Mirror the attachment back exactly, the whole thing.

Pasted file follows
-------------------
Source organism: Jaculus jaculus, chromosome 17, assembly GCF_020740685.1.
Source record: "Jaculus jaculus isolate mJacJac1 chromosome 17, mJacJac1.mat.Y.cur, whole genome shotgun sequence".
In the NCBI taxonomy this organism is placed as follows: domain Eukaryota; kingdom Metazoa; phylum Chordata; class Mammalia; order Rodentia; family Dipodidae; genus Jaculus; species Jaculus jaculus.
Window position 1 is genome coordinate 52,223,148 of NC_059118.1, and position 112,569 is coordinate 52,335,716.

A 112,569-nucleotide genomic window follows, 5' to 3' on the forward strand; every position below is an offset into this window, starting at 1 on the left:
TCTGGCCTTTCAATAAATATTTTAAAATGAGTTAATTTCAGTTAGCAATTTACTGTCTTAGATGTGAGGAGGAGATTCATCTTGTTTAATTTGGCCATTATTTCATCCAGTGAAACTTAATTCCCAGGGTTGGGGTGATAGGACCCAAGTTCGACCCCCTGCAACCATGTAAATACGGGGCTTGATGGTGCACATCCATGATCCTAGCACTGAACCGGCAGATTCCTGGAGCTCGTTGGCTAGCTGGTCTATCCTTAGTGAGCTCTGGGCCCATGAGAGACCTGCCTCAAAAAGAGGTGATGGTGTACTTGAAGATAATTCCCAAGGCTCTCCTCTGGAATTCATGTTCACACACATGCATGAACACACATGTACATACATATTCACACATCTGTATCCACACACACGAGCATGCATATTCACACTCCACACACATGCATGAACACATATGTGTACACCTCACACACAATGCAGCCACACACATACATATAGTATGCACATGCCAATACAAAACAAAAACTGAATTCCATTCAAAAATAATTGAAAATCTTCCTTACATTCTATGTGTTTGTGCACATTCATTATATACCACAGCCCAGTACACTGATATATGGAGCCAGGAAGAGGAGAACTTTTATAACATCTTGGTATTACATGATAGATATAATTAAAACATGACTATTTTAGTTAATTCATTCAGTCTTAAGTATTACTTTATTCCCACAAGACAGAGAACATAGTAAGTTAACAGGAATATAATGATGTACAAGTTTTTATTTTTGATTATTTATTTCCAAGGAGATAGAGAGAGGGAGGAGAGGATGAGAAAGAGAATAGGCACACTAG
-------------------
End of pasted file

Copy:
Source organism: Jaculus jaculus, chromosome 17, assembly GCF_020740685.1.
Source record: "Jaculus jaculus isolate mJacJac1 chromosome 17, mJacJac1.mat.Y.cur, whole genome shotgun sequence".
In the NCBI taxonomy this organism is placed as follows: domain Eukaryota; kingdom Metazoa; phylum Chordata; class Mammalia; order Rodentia; family Dipodidae; genus Jaculus; species Jaculus jaculus.
Window position 1 is genome coordinate 52,223,148 of NC_059118.1, and position 112,569 is coordinate 52,335,716.

A 112,569-nucleotide genomic window follows, 5' to 3' on the forward strand; every position below is an offset into this window, starting at 1 on the left:
TCTGGCCTTTCAATAAATATTTTAAAATGAGTTAATTTCAGTTAGCAATTTACTGTCTTAGATGTGAGGAGGAGATTCATCTTGTTTAATTTGGCCATTATTTCATCCAGTGAAACTTAATTCCCAGGGTTGGGGTGATAGGACCCAAGTTCGACCCCCTGCAACCATGTAAATACGGGGCTTGATGGTGCACATCCATGATCCTAGCACTGAACCGGCAGATTCCTGGAGCTCGTTGGCTAGCTGGTCTATCCTTAGTGAGCTCTGGGCCCATGAGAGACCTGCCTCAAAAAGAGGTGATGGTGTACTTGAAGATAATTCCCAAGGCTCTCCTCTGGAATTCATGTTCACACACATGCATGAACACACATGTACATACATATTCACACATCTGTATCCACACACACGAGCATGCATATTCACACTCCACACACATGCATGAACACATATGTGTACACCTCACACACAATGCAGCCACACACATACATATAGTATGCACATGCCAATACAAAACAAAAACTGAATTCCATTCAAAAATAATTGAAAATCTTCCTTACATTCTATGTGTTTGTGCACATTCATTATATACCACAGCCCAGTACACTGATATATGGAGCCAGGAAGAGGAGAACTTTTATAACATCTTGGTATTACATGATAGATATAATTAAAACATGACTATTTTAGTTAATTCATTCAGTCTTAAGTATTACTTTATTCCCACAAGACAGAGAACATAGTAAGTTAACAGGAATATAATGATGTACAAGTTTTTATTTTTGATTATTTATTTCCAAGGAGATAGAGAGAGGGAGGAGAGGATGAGAAAGAGAATAGGCACACTAG